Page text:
lighting-2.jpgAnyway, the lights were installed during one of our weekly work sessions. I can’t remember who exactly was there (it’s been almost 2 years) but there was probably 5 or 6 on hand. It didn’t take long to get the bulk of the wiring and fixture installation done. I think I had a half dozen or so to do myself, plus wiring the plug to turn them on and off through the rest of the week.

The photo, above, shows behind the valance over Chappellton.

After the main wiring was done I had to install a new breaker in the main panel. It was the first one I had ever installed and was a little intimidated. There’s a lot of power there to be mucking around with! But the new breaker went in without incident – I was very careful!!! I also tried to do the install as neatly as possible, much like the original electrician did it.

lighting-3.jpgI wasn’t pleased with the amount of light you could see (glare) when you stood at the layout to operate, so I added a strip of 1″x3″ to the inside of the valance under the lighting. This helped to reduce the glare considerably.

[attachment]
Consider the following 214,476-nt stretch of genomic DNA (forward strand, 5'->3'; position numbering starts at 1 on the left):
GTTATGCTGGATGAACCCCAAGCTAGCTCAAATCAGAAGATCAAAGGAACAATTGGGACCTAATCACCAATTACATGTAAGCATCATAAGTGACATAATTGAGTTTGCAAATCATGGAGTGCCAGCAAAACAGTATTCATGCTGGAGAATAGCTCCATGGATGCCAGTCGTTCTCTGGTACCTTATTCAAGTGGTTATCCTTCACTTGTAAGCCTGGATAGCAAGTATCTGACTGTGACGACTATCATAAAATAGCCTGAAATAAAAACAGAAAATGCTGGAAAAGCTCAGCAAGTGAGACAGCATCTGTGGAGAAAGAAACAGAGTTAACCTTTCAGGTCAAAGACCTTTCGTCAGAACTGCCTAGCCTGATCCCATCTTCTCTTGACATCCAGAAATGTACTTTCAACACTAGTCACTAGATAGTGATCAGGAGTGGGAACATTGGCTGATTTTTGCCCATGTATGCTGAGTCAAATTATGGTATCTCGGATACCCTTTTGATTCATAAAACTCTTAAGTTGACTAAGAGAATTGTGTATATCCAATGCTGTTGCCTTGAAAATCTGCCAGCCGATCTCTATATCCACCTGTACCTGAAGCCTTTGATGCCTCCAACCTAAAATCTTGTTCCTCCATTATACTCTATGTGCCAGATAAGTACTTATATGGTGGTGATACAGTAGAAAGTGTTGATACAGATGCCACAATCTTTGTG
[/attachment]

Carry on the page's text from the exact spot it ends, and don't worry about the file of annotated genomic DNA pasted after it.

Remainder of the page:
You can see the 1×3 (black) near the bottom of the picture. The wire that passes under the fixture in the photo runs to the switch for the lights.

A benefit of the Daylight CFL’s that I hadn’t anticipated is with layout photography. I am able to get quite good results using the available light. I’ve been experimenting lately with depth of field and have found that at F22 I do require a long exposure, so a tripod is required. I am pleased with the color rendition and overall quality of the light without having any supplemental lighting. These pictures are examples.